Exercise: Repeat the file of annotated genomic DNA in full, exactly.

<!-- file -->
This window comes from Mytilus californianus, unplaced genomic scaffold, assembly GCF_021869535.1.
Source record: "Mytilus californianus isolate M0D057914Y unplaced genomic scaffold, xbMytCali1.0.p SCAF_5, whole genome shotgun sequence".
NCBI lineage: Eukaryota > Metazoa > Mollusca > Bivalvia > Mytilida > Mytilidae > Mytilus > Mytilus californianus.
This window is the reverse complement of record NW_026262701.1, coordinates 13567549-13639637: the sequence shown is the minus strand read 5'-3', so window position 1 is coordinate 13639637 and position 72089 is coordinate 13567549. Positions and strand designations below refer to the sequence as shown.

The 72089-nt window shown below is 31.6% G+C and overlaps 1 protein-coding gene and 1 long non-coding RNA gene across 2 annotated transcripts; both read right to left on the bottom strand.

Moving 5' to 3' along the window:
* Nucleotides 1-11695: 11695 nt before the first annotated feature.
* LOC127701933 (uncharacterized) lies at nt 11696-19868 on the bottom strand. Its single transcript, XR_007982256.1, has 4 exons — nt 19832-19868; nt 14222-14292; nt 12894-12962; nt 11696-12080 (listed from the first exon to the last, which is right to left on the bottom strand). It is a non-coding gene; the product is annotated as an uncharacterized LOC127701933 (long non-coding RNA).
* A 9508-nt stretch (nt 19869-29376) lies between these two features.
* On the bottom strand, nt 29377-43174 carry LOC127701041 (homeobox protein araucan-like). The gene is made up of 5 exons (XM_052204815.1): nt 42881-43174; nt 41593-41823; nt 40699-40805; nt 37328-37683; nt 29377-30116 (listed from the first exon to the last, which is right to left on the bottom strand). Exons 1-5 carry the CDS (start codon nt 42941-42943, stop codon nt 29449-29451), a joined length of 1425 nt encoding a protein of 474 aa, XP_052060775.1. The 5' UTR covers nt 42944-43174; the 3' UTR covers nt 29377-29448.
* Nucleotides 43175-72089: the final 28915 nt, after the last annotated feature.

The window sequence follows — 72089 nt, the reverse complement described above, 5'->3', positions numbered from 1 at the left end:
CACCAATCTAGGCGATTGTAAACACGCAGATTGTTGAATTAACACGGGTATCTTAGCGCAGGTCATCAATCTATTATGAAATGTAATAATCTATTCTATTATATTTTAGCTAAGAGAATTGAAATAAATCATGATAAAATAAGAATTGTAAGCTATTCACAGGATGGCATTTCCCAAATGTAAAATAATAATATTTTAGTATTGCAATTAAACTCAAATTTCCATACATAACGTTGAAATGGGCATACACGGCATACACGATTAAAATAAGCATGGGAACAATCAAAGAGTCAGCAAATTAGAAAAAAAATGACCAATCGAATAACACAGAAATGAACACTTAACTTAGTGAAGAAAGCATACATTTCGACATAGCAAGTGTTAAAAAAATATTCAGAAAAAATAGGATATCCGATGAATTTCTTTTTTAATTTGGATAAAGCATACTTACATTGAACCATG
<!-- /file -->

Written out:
This window comes from Mytilus californianus, unplaced genomic scaffold, assembly GCF_021869535.1.
Source record: "Mytilus californianus isolate M0D057914Y unplaced genomic scaffold, xbMytCali1.0.p SCAF_5, whole genome shotgun sequence".
NCBI lineage: Eukaryota > Metazoa > Mollusca > Bivalvia > Mytilida > Mytilidae > Mytilus > Mytilus californianus.
This window is the reverse complement of record NW_026262701.1, coordinates 13567549-13639637: the sequence shown is the minus strand read 5'-3', so window position 1 is coordinate 13639637 and position 72089 is coordinate 13567549. Positions and strand designations below refer to the sequence as shown.

The 72089-nt window shown below is 31.6% G+C and overlaps 1 protein-coding gene and 1 long non-coding RNA gene across 2 annotated transcripts; both read right to left on the bottom strand.

Moving 5' to 3' along the window:
* Nucleotides 1-11695: 11695 nt before the first annotated feature.
* LOC127701933 (uncharacterized) lies at nt 11696-19868 on the bottom strand. Its single transcript, XR_007982256.1, has 4 exons — nt 19832-19868; nt 14222-14292; nt 12894-12962; nt 11696-12080 (listed from the first exon to the last, which is right to left on the bottom strand). It is a non-coding gene; the product is annotated as an uncharacterized LOC127701933 (long non-coding RNA).
* A 9508-nt stretch (nt 19869-29376) lies between these two features.
* On the bottom strand, nt 29377-43174 carry LOC127701041 (homeobox protein araucan-like). The gene is made up of 5 exons (XM_052204815.1): nt 42881-43174; nt 41593-41823; nt 40699-40805; nt 37328-37683; nt 29377-30116 (listed from the first exon to the last, which is right to left on the bottom strand). Exons 1-5 carry the CDS (start codon nt 42941-42943, stop codon nt 29449-29451), a joined length of 1425 nt encoding a protein of 474 aa, XP_052060775.1. The 5' UTR covers nt 42944-43174; the 3' UTR covers nt 29377-29448.
* Nucleotides 43175-72089: the final 28915 nt, after the last annotated feature.

The window sequence follows — 72089 nt, the reverse complement described above, 5'->3', positions numbered from 1 at the left end:
CACCAATCTAGGCGATTGTAAACACGCAGATTGTTGAATTAACACGGGTATCTTAGCGCAGGTCATCAATCTATTATGAAATGTAATAATCTATTCTATTATATTTTAGCTAAGAGAATTGAAATAAATCATGATAAAATAAGAATTGTAAGCTATTCACAGGATGGCATTTCCCAAATGTAAAATAATAATATTTTAGTATTGCAATTAAACTCAAATTTCCATACATAACGTTGAAATGGGCATACACGGCATACACGATTAAAATAAGCATGGGAACAATCAAAGAGTCAGCAAATTAGAAAAAAAATGACCAATCGAATAACACAGAAATGAACACTTAACTTAGTGAAGAAAGCATACATTTCGACATAGCAAGTGTTAAAAAAATATTCAGAAAAAATAGGATATCCGATGAATTTCTTTTTTAATTTGGATAAAGCATACTTACATTGAACCATG